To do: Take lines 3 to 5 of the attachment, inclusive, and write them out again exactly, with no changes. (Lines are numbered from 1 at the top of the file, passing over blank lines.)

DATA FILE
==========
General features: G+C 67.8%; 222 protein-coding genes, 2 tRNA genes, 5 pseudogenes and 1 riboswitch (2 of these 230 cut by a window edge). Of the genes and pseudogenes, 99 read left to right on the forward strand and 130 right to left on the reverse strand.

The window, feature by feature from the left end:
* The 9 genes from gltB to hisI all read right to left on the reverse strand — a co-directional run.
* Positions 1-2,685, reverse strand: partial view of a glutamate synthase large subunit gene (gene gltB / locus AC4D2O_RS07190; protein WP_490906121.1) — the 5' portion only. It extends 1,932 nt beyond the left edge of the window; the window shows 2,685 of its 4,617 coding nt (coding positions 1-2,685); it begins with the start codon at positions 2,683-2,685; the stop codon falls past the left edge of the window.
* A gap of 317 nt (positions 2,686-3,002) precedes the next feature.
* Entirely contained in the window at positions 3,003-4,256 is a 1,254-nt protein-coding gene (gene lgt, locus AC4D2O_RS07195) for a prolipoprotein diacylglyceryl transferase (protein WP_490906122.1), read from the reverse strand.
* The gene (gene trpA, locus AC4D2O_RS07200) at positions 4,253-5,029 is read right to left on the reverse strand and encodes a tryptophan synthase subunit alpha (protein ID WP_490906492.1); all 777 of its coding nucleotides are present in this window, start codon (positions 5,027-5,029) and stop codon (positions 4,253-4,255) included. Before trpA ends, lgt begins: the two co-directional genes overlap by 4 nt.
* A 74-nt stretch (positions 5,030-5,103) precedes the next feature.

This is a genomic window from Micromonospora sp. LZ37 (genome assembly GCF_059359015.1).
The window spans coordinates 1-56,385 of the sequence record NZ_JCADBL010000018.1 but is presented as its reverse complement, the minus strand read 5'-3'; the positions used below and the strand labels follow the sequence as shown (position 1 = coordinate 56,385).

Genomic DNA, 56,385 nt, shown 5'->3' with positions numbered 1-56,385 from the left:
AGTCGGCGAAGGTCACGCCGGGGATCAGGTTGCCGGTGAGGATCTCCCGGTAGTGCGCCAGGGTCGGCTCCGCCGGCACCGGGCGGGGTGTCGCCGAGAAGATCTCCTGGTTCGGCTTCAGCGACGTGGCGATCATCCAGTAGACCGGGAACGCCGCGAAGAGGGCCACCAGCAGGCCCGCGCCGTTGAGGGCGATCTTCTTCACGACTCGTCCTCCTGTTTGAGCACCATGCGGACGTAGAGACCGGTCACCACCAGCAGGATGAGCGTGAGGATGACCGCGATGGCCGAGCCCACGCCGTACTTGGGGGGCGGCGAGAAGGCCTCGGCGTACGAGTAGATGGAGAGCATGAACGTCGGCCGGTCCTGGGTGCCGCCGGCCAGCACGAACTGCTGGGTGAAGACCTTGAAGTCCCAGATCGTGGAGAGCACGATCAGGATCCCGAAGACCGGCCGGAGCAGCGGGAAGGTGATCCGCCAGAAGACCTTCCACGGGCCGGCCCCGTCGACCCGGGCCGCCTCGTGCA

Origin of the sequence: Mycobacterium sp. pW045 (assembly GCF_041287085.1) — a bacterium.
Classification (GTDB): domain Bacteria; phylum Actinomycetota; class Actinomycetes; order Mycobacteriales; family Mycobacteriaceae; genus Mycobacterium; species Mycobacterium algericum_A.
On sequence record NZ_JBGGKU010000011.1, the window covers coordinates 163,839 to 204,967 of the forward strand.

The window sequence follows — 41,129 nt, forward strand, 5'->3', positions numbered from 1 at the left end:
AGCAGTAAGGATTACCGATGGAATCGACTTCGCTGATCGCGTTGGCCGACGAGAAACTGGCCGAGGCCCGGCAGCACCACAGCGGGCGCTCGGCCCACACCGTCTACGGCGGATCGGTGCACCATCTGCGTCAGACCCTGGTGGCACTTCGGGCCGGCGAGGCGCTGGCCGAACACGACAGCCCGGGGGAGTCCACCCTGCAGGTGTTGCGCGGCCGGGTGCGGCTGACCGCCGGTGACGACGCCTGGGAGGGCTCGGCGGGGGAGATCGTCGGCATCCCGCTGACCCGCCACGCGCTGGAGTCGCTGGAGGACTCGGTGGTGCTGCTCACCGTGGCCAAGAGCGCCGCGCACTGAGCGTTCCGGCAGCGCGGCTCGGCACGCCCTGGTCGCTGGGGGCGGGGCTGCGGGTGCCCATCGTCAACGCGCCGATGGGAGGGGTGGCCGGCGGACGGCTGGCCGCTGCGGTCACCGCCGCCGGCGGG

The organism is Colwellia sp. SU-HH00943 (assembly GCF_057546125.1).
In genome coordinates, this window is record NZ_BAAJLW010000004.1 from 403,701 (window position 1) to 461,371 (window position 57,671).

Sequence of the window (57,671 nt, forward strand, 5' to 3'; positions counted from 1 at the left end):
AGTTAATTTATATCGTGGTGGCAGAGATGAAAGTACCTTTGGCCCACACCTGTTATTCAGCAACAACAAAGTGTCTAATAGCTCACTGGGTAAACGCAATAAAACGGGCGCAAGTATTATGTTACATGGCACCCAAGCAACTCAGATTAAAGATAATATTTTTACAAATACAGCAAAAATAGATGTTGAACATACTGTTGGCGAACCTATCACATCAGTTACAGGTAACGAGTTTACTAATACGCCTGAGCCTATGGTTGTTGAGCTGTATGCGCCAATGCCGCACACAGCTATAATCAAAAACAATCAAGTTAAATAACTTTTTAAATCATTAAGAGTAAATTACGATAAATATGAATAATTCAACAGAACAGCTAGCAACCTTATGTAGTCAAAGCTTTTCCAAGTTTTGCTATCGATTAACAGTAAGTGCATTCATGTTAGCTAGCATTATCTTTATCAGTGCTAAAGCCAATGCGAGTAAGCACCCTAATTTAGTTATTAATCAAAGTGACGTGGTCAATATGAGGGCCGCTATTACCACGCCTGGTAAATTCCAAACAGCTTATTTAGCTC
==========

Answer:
* The 9 genes from gltB to hisI all read right to left on the reverse strand — a co-directional run.
* Positions 1-2,685, reverse strand: partial view of a glutamate synthase large subunit gene (gene gltB / locus AC4D2O_RS07190; protein WP_490906121.1) — the 5' portion only. It extends 1,932 nt beyond the left edge of the window; the window shows 2,685 of its 4,617 coding nt (coding positions 1-2,685); it begins with the start codon at positions 2,683-2,685; the stop codon falls past the left edge of the window.
* A gap of 317 nt (positions 2,686-3,002) precedes the next feature.